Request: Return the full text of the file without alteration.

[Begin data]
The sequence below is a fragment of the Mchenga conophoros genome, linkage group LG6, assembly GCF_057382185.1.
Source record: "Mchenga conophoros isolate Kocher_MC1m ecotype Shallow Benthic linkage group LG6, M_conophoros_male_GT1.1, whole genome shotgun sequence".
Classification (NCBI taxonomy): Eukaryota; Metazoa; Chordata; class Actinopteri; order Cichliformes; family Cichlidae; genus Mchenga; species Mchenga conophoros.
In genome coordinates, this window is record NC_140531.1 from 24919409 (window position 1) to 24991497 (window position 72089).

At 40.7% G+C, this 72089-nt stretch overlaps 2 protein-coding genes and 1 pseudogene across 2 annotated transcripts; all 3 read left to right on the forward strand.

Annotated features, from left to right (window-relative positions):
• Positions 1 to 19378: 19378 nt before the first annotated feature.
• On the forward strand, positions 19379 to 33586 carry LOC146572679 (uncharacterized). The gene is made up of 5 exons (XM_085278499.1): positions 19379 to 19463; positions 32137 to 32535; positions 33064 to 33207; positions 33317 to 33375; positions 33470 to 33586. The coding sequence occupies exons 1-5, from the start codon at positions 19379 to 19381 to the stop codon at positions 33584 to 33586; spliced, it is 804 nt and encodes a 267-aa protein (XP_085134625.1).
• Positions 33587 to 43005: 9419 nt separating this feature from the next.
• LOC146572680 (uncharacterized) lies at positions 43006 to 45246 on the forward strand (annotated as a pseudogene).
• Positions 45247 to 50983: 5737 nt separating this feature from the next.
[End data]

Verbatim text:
The sequence below is a fragment of the Mchenga conophoros genome, linkage group LG6, assembly GCF_057382185.1.
Source record: "Mchenga conophoros isolate Kocher_MC1m ecotype Shallow Benthic linkage group LG6, M_conophoros_male_GT1.1, whole genome shotgun sequence".
Classification (NCBI taxonomy): Eukaryota; Metazoa; Chordata; class Actinopteri; order Cichliformes; family Cichlidae; genus Mchenga; species Mchenga conophoros.
In genome coordinates, this window is record NC_140531.1 from 24919409 (window position 1) to 24991497 (window position 72089).

At 40.7% G+C, this 72089-nt stretch overlaps 2 protein-coding genes and 1 pseudogene across 2 annotated transcripts; all 3 read left to right on the forward strand.

Annotated features, from left to right (window-relative positions):
• Positions 1 to 19378: 19378 nt before the first annotated feature.
• On the forward strand, positions 19379 to 33586 carry LOC146572679 (uncharacterized). The gene is made up of 5 exons (XM_085278499.1): positions 19379 to 19463; positions 32137 to 32535; positions 33064 to 33207; positions 33317 to 33375; positions 33470 to 33586. The coding sequence occupies exons 1-5, from the start codon at positions 19379 to 19381 to the stop codon at positions 33584 to 33586; spliced, it is 804 nt and encodes a 267-aa protein (XP_085134625.1).
• Positions 33587 to 43005: 9419 nt separating this feature from the next.
• LOC146572680 (uncharacterized) lies at positions 43006 to 45246 on the forward strand (annotated as a pseudogene).
• Positions 45247 to 50983: 5737 nt separating this feature from the next.